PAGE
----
# Classic buoyancy demo discussion on fluid dynamics

1. May 4, 2007

### Dbjergaard

Hello, I was attending a physics discussion on fluid dynamics (fairly basics concepts) and the classic buoyancy demo came up. (A test tube is inverted and allowed to be filled with enough water to float with the volume of air trapped in the tube, the test tube is inside a larger bottle which is then squeezed, compressing the gas and allowing the tube to sink)
The Argument I became engaged in was the manner in which the sinking was occurring. I argued that the gas was compressed, causing a lower volume of gas, and thus a smaller amount of buoyant force. This then caused the test tube to sink. The teachers argument was that the amount of water displaced remained the same, however the density of the gas increased, causing the test tube to sink. The same demo was performed using a non-rigid container filled in a similar manner with a gas, and in this case it was agreed that the compresion of the gas was responsible. Was I right?

2. May 5, 2007

### Staff: Mentor

I'd say that you were wrong and that the teacher's argument was incomplete. You can't consider the bubble by itself, since it's stuck inside a rigid tube--you must consider the tube as a whole.

If the inverted test tube is beneath the water surface, it always displaces the same amount of water, so the buoyant force on the tube (pretend the open end is sealed) never changes. If it just floats, that means the buoyant force just balances the weight of the tube and its contents: water and bubble. (Another way of saying this is that the average density of the tube + contents just equals the density of water.)

What happens when you squeeze the bottle is that you force more water into the tube. (The bubble gets smaller due to the increased water pressure, thus more water enters the tube.) Now the weight of the tube and contents is greater than the buoyant force, so it sinks. (The average density of the tube + contents has increased.)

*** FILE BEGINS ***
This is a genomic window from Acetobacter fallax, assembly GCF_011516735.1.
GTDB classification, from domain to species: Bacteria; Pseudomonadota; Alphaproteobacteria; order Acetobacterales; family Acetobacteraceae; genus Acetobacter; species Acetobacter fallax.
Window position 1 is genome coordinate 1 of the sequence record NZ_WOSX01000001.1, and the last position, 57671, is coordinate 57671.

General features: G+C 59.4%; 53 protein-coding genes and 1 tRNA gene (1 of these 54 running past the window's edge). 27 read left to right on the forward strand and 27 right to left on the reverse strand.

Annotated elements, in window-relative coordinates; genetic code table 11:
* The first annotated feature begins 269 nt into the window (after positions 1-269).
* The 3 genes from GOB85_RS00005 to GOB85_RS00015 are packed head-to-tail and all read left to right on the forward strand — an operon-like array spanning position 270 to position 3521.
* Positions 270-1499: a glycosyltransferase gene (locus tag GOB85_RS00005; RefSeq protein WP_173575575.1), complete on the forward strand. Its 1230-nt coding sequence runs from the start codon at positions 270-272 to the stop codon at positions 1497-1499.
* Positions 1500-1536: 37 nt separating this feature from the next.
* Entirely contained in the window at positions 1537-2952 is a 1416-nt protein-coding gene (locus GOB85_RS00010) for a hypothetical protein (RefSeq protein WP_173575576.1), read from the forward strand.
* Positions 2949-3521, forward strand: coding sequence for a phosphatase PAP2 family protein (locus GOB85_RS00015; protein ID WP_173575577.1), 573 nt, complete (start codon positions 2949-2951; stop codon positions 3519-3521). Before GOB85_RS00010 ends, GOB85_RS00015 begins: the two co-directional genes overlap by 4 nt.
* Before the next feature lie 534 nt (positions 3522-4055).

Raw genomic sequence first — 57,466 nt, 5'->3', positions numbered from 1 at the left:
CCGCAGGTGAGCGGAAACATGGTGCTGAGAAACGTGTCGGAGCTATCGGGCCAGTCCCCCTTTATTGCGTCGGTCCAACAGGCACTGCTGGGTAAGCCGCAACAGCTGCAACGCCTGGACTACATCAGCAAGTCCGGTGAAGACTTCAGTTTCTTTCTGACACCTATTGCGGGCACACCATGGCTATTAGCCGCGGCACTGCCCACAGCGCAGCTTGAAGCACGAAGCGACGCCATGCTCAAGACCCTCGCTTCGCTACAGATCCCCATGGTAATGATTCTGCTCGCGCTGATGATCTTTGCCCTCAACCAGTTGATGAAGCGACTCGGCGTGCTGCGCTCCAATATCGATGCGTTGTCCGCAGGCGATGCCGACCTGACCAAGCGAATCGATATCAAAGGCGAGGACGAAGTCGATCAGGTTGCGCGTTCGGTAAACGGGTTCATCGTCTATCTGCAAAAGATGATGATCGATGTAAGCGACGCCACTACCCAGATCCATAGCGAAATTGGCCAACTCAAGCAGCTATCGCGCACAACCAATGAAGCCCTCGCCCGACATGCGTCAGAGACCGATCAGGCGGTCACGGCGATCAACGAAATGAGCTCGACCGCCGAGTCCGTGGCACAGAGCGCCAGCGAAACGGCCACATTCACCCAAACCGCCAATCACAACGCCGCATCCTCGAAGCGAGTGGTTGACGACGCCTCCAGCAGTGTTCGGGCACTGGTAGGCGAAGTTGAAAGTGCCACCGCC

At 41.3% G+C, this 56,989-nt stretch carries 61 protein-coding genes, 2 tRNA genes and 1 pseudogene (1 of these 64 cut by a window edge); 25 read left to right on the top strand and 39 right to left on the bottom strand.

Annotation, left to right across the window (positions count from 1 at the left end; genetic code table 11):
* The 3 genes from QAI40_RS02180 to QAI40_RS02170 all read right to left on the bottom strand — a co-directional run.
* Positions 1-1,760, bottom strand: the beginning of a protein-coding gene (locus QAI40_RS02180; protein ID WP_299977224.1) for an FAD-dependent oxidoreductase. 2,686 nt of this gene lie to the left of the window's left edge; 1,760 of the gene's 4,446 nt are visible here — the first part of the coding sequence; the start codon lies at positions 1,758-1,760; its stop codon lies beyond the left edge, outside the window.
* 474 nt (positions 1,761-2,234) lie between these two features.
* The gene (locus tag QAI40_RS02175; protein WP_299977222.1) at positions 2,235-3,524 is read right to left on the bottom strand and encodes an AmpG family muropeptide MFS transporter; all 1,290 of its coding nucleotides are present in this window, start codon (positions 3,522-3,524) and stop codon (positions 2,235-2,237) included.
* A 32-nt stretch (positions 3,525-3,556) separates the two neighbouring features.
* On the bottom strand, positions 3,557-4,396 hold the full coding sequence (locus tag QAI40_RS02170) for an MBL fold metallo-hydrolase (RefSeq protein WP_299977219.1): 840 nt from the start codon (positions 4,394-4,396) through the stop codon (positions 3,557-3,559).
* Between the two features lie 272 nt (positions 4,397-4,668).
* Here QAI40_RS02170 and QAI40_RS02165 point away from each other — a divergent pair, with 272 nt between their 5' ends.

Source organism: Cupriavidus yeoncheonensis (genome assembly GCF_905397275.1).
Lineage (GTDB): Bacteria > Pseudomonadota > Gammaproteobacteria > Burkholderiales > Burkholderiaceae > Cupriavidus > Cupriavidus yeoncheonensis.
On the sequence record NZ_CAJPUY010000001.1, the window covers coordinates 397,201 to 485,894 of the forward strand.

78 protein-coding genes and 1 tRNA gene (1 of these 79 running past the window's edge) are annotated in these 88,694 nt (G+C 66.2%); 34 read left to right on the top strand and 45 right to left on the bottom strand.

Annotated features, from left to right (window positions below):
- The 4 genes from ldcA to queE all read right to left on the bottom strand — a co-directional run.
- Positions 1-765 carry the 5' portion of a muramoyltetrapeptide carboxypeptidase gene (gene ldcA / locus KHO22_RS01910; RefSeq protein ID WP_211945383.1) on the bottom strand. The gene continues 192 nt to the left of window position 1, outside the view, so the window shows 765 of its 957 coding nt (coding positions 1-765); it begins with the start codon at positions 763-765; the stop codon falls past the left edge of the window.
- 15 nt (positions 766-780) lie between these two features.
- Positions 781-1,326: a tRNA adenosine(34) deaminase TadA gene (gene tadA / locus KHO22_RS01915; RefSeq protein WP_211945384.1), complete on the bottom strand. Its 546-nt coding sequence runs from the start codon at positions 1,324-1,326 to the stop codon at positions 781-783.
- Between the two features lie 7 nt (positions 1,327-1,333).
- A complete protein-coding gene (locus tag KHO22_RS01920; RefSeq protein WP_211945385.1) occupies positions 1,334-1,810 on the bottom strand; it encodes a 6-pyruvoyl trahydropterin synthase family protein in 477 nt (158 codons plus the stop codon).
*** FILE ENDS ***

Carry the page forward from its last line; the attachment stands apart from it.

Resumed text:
When a flexible container is used, the increased pressure does decrease the volume of water displaced and thus the buoyant force.

3. May 5, 2007

### lpfr

Yes, you were. The increase of the density of the gas doesn't change its mass or its weight. It was, as you said, the volume of water displaced that changed.

It is possible that the teacher and you were measuring the water displaced in different ways. For you (and for me) the water, including the water inside of the tube, was the outside water. For the teacher, perhaps, the outer water began at the lower end of the tube. In this case, the volume of displaced water did not changed, but the mass of the floater (sinker?) did change.

Teachers are human and can be wrong sometimes. You cannot ask that they never make a mistake. Be tolerant as you want the others to be tolerant with you.

4. May 5, 2007

### Staff: Mentor

I see your point. It certainly makes a difference how you interpret the amount of water "displaced". In calculating the buoyant force on something submerged, what counts is the volume of the thing--that determines the amount of fluid "displaced" as typically used in Archimedes's principle. Considering the tube as a whole, its volume doesn't change, so the water displaced remains the same. (Of course, if you measure the amount of water displaced by how the water level changes--perfectly reasonable--you'll get a different answer. But then you can't use the typical statement of Archimedes's principle that the buoyant force equals the weight of displaced fluid.)